Jay Cheshes Impressed by Brushstroke; Ryan Sutton Thinks Sam Talbot ‘Isn’t a Very Reliable Chef’

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Robert Sietsema calls the Upper East Side's Jones Wood Foundry the "most perfect facsimile gastropub of all." Of the menu of English peasant fare, he writes, "many of the mains tend to be both good and a good deal," but "the apps are less so." He finds the mackeral crudo to be "raw seafood hiding in an inordinate amount of salad material squirted with some inscrutable white substance," but is impressed by the "trio of pale but delicious sausages" in the bangers and mash, and says the roast chicken with mashed potatoes is the "best all-inclusive meal." On the separate toast menu, the eggs and soldiers are "delectable," but the potted crab doesn't appeal. [VV]

In The New Yorker, Lizzie Widdicombe praises Bushwick pizza spot Roberta's, where the pizza is "[c]hewy and perfectly enticing" with "highbrow ingredients (speck and sopressata) and lowbrow names (the Cheesus Christ)" and the Christmas light and pogo stick décor feels like "kind of operation you probably once dreamed of building in your parents garage." She delights in the constantly changing menu of "more sophisticated stuff," like sweetbreads that tasted "like Coney Island popcorn shrimp," and the poached duck egg, "an oozy bubble balanced on a lump of aged Shelburne cheddar cheese and maitake mushrooms, tasted like the essence of Sunday morning." She is less impressed by the "pork jowl, hot wings, sticky buns" on the brunch menu, which she calls "comforting, but heavy compared to the dinner food." [NYer]

Lauren Shockey finds Monument Lane "middling," "neither bad nor awe-inspiring." She notes that the restaurant "indulges almost every major food fad of the moment": gourmet comfort food, artisanal cocktails, and a colonial motif. "Skip the two toast options," she writes, but don't skip the poutine, a "massive portion of hand-cut spuds nuzzles with cheddar curds and red-wine-braised short ribs, all glossed with a brawny gravy," listed as a side but "tastier than most entrees here." The meatloaf and lamb sirloin "do comfort with their familiarity," but "other plates falter, like the pedestrian pork pot pie" and "the dried-out roast chicken." [VV]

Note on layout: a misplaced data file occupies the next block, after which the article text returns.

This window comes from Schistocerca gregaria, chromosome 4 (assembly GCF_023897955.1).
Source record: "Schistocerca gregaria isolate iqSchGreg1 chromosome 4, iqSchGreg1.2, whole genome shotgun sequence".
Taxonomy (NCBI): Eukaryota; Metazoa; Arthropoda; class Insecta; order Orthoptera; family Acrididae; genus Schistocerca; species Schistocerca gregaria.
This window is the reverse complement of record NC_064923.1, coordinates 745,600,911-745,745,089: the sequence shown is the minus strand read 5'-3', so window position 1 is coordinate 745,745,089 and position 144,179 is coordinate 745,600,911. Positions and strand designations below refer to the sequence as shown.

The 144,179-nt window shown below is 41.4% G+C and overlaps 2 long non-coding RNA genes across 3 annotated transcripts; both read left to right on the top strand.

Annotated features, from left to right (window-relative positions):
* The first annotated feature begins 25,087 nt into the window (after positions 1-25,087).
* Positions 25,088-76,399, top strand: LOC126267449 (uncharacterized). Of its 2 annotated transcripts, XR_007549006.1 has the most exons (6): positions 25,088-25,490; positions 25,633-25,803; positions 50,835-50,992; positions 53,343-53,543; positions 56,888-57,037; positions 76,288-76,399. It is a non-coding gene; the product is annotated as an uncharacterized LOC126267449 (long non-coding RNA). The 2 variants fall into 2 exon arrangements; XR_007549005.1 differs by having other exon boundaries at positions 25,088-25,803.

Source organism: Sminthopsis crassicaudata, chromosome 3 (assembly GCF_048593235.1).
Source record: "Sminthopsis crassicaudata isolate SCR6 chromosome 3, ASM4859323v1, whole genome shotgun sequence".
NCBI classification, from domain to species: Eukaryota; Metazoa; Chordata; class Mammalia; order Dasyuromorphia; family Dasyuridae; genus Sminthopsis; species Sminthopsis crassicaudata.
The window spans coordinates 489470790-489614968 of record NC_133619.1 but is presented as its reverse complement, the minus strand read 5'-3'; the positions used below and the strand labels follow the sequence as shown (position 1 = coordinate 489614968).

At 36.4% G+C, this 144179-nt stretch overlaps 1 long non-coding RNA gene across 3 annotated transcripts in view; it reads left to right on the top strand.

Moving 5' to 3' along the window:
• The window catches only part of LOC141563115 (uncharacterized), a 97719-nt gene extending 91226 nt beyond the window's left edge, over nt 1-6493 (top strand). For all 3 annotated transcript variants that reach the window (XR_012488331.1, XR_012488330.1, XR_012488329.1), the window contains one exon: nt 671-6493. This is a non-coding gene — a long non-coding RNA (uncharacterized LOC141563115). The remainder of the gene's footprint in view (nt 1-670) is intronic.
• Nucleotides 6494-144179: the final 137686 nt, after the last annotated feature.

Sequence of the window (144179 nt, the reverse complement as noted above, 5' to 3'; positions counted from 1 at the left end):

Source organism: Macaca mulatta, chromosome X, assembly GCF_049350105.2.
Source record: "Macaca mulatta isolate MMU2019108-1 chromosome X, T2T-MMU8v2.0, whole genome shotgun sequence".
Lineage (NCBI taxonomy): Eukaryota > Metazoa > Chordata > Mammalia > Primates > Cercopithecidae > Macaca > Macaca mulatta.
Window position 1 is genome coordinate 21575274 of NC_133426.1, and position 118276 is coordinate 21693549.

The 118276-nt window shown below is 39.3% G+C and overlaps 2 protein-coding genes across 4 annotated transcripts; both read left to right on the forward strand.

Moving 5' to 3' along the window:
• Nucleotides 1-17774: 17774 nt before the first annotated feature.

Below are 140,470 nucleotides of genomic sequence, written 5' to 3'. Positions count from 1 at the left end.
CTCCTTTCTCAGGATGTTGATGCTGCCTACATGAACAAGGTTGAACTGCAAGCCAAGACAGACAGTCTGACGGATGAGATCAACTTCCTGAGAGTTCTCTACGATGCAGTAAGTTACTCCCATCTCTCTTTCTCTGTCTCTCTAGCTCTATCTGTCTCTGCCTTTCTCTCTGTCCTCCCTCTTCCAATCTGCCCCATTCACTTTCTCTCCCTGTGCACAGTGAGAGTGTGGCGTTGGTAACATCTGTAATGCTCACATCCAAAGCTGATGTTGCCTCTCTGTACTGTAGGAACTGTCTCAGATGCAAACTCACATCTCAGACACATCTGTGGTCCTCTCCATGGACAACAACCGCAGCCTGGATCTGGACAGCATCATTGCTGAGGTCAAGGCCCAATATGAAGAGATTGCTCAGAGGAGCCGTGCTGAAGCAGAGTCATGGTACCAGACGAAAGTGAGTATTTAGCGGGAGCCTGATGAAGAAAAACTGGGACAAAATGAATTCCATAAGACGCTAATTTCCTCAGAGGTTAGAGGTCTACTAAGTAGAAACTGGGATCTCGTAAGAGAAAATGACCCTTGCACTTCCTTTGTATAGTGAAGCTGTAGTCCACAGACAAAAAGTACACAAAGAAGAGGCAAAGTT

Sam Sifton awards two stars to David Bouley's Brushstroke. The space "evokes the serenity of a dojo along with some of the buzzy excitement of one of those clothing stores that displays very little clothing." He advises that you "[p]ass on the sushi" and "give way to the process: plates served on a flower-bedecked lacquer tray, one after the other offering surprises and the taste of the now." He praises the"cloudlike scallop-and-lobster dumpling in cherrystone-scented soup" as "a jewel box of immense intensity and diminutive size"; the grilled-duck salad is "perfectly executed"; and Sifton wants four more of the giant Pacific oyster "laid out in its shell like a story," with a black truffle and Dungeness crab scented steamed egg custard, a flavor "a combination that only improves once you start eating it." [NYT]


Jay Cheshes also praises Brushstroke, which brings the intricate and formal kaiseki cuisine "into a surprisingly relaxed and accessible setting." He waxes poetic that the dishes "flow like parts of a symphony, from muted petals of raw kombu-wrapped sea bass one night to a rich and restorative black truffle custard, with crab underneath and sweet mirin on top," and concludes, "Its an impressive performance culinary Kabuki priced and paced like a Broadway show." [TONY]

"Sam Talbot isn't a very reliable chef," writes Ryan Sutton in his review of Imperial No. Nine, "a pretty restaurant filled with pretty people eating pretty lousy seafood." The tuna is "spongy, mushy, as if fetched from the same back corner of a refrigerator where the dodgy milk sits," and the poached shrimp "were rubbery, the heads soggy." The chicken "tastes like cardboard," the steak "the tang of liver or kidneys gone bad," but his only concession "the bone marrow is fine." [Bloomberg]